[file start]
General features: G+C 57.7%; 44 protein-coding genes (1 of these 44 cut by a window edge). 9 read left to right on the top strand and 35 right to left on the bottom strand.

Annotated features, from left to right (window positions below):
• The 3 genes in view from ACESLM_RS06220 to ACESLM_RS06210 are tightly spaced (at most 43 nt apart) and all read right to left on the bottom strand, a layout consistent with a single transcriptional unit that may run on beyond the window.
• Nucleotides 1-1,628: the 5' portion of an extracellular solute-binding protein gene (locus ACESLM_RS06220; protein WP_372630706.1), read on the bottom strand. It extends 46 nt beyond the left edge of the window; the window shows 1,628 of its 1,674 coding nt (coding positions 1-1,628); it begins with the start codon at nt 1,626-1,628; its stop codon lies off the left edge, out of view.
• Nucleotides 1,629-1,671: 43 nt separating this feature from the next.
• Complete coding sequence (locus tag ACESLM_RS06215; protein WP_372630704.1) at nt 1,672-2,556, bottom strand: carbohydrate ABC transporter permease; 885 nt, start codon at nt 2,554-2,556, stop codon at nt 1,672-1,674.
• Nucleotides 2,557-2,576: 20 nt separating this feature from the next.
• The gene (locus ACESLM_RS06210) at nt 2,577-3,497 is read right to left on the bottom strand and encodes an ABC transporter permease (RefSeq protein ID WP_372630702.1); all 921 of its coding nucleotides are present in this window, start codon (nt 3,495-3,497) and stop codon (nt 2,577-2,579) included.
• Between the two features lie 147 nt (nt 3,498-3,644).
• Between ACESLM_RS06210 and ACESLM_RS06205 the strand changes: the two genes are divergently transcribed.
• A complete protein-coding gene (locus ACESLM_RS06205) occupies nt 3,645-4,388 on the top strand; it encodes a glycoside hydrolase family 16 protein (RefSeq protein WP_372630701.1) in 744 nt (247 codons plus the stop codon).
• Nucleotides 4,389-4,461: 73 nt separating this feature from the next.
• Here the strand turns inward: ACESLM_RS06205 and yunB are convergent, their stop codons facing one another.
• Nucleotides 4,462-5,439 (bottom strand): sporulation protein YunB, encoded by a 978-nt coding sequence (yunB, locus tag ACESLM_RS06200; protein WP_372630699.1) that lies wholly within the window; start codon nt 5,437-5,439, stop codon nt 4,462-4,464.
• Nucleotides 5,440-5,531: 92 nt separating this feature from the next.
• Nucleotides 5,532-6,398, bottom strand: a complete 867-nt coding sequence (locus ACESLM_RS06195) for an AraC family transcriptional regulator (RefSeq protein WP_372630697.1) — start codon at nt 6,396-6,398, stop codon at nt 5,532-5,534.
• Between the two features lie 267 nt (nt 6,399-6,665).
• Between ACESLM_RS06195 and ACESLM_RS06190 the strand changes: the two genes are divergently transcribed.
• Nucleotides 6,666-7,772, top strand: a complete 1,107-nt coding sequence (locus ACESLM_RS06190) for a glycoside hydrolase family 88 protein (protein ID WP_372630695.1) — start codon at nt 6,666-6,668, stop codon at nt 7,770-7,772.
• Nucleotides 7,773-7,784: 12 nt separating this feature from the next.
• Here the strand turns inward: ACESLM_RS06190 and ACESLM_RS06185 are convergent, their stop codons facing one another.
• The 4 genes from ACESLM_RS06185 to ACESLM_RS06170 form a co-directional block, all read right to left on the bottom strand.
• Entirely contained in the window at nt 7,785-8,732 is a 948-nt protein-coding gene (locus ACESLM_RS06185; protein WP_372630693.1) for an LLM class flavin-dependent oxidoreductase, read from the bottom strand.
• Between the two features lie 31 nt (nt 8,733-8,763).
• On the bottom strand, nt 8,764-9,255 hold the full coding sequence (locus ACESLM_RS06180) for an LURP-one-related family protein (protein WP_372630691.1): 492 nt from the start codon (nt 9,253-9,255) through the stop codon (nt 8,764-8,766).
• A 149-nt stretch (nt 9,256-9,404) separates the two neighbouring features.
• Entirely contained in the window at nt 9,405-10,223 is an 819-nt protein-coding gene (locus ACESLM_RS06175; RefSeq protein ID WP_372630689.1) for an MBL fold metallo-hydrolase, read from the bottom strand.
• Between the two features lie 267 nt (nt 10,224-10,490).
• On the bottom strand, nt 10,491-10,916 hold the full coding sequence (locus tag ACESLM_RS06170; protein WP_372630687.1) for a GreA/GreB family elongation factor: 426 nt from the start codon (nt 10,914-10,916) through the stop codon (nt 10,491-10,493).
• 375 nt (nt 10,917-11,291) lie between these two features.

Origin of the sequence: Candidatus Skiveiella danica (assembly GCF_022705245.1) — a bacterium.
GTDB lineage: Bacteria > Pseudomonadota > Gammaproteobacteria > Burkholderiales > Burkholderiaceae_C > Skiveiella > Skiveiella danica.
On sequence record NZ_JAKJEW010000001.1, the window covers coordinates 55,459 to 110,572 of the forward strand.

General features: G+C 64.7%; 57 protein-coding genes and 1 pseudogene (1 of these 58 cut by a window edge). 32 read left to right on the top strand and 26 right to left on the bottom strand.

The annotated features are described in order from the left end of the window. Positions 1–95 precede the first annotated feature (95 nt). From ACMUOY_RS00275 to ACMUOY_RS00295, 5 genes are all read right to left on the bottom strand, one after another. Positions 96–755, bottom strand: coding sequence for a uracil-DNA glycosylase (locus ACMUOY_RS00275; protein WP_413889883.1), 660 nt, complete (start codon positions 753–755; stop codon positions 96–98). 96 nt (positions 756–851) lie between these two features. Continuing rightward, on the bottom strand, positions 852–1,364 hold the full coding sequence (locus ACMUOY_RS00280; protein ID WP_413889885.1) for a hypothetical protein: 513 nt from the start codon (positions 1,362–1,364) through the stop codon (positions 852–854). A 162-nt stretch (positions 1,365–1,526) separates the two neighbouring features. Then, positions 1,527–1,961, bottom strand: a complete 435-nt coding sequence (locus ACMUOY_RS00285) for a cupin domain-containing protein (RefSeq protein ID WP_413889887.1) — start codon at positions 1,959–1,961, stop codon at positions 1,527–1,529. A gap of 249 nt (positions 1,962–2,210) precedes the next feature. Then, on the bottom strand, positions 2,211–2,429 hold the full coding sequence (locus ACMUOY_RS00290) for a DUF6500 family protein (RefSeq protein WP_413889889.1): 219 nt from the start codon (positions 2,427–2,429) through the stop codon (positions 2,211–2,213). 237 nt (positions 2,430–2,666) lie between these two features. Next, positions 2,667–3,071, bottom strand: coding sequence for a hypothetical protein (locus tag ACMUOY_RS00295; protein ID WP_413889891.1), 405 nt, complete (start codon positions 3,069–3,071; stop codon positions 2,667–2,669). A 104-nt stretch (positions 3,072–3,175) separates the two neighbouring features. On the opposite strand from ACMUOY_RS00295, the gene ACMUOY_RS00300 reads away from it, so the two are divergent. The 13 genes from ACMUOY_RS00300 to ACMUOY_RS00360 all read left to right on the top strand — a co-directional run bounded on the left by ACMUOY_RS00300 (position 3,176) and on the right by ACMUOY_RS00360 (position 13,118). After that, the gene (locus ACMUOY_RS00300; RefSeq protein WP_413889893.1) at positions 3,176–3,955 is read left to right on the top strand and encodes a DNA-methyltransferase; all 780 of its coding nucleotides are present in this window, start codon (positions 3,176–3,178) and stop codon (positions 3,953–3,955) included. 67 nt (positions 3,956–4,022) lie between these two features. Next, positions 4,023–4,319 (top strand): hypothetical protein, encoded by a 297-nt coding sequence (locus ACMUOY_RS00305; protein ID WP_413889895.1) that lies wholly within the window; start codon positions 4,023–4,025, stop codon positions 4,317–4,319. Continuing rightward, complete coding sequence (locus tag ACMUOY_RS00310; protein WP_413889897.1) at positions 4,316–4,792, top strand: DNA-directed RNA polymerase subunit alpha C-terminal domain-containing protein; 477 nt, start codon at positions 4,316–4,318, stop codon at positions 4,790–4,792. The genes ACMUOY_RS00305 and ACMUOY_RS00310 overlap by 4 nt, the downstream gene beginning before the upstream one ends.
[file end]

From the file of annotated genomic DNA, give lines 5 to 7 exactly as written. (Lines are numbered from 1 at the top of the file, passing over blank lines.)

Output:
• Nucleotides 1,629-1,671: 43 nt separating this feature from the next.
• Complete coding sequence (locus tag ACESLM_RS06215; protein WP_372630704.1) at nt 1,672-2,556, bottom strand: carbohydrate ABC transporter permease; 885 nt, start codon at nt 2,554-2,556, stop codon at nt 1,672-1,674.
• Nucleotides 2,557-2,576: 20 nt separating this feature from the next.